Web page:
CBSA Arresting People without a Warrant

On March 15, 2013, the Canada Border Services Agency (“CBSA“) conducted a raid on a construction site in Vancouver.  Much of the media attention has focused on the fact that a reality television crew apparently followed the CBSA officers onto the premise.  Many have also commented on how surprised they were that the CBSA apparently arrested many foreign nationals without warrants, and wondered whether this was legal. 

It is.

Section 55(2) of the Immigration and Refugee Protection Act (the “Act“) states that:

An officer may, without a warrant, arrest and detain a foreign national, other than a protected person,

(a) who the officer has reasonable grounds to believe is inadmissible and is a danger to the public or is unlikely to appear for examination, an admissibility hearing, removal from Canada, or at a proceeding that could lead to the making of a removal order by the Minister under subsection 44(2); or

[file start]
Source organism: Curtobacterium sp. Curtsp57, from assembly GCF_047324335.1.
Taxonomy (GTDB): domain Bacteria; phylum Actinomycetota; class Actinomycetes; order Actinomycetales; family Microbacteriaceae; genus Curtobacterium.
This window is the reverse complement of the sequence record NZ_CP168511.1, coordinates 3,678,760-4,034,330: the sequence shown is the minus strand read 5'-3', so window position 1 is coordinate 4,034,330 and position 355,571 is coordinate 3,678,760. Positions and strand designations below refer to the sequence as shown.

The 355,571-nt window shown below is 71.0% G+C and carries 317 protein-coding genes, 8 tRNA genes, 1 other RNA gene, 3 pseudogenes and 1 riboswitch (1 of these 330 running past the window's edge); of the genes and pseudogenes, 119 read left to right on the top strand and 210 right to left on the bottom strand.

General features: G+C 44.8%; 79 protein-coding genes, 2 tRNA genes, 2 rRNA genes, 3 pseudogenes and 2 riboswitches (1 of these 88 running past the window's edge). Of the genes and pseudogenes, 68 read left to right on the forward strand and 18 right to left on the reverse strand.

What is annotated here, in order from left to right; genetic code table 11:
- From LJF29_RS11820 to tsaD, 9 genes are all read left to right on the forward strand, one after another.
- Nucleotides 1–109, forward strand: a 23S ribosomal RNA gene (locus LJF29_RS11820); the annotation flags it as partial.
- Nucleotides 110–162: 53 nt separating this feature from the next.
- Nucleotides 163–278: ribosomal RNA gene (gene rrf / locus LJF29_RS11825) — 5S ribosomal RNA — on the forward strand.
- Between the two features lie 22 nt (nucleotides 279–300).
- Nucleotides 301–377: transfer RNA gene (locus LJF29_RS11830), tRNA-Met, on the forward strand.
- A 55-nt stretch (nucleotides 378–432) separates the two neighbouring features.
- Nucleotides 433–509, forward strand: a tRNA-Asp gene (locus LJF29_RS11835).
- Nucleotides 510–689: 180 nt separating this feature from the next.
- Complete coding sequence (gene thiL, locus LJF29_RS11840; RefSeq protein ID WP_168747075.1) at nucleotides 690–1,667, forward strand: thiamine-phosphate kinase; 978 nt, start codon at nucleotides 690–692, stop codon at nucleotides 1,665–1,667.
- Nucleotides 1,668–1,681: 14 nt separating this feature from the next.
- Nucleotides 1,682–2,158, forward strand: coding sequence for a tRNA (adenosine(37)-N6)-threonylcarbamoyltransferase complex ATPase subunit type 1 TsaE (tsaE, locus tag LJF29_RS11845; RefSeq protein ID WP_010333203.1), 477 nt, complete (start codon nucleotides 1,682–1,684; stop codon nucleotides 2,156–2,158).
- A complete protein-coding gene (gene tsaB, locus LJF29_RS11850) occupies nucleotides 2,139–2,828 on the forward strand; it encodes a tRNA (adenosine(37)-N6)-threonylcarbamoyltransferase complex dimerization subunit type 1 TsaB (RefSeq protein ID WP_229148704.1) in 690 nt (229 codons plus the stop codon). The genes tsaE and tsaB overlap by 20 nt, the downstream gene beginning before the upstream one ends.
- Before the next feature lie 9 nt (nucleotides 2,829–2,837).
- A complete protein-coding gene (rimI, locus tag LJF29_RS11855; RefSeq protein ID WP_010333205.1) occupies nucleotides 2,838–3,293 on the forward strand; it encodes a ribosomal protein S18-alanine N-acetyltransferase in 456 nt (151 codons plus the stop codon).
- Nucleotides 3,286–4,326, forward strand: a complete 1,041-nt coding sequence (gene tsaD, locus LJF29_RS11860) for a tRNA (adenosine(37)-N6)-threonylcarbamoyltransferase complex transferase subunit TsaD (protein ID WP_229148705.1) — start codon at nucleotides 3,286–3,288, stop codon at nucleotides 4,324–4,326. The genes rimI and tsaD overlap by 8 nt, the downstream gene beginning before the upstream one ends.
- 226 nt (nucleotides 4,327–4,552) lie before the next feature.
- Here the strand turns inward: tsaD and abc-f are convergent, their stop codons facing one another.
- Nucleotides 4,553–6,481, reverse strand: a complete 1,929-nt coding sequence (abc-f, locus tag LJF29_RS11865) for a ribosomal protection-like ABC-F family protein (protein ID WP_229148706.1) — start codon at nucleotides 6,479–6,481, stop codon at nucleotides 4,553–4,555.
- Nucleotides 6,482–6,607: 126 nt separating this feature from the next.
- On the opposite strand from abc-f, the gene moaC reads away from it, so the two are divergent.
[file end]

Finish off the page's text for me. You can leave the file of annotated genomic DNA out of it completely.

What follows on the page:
(b) if the officer is not satisfied of the identity of the foreign national in the course of any procedure under this Act.

A foreign national in Canada may be inadmissible for numerous reasons, including if they have remained in Canada beyond the period authorized by their visa, or if they have worked without authorization.  If an officer has reason to believe that the foreign national has done something to make them inadmissible, and believes that they likely won’t appear for examination or removal when directed to do so, the officer may arrest and detain the individual.  That individual will then have the right to detention reviews at the Immigration and Refugee Board.

In addition to the CBSA, peace officers (the police) also have the authority to arrest and detain individuals without a warrant if they believe that s. 55(2)(a) of the Act applies.

Section 17 of the Citizenship and Immigration Canada Enforcement Manual (“ENF-7”) provides an overview of the procedures and constitutional protections that CBSA officers are expected to follow during an arrest.  ENF-7 is not publicly available, however, I have reproduced a copy of s. 17 of ENF-7 here.  Please note that this document was obtained through an Access to Information and Privacy Act request, and may not be current.

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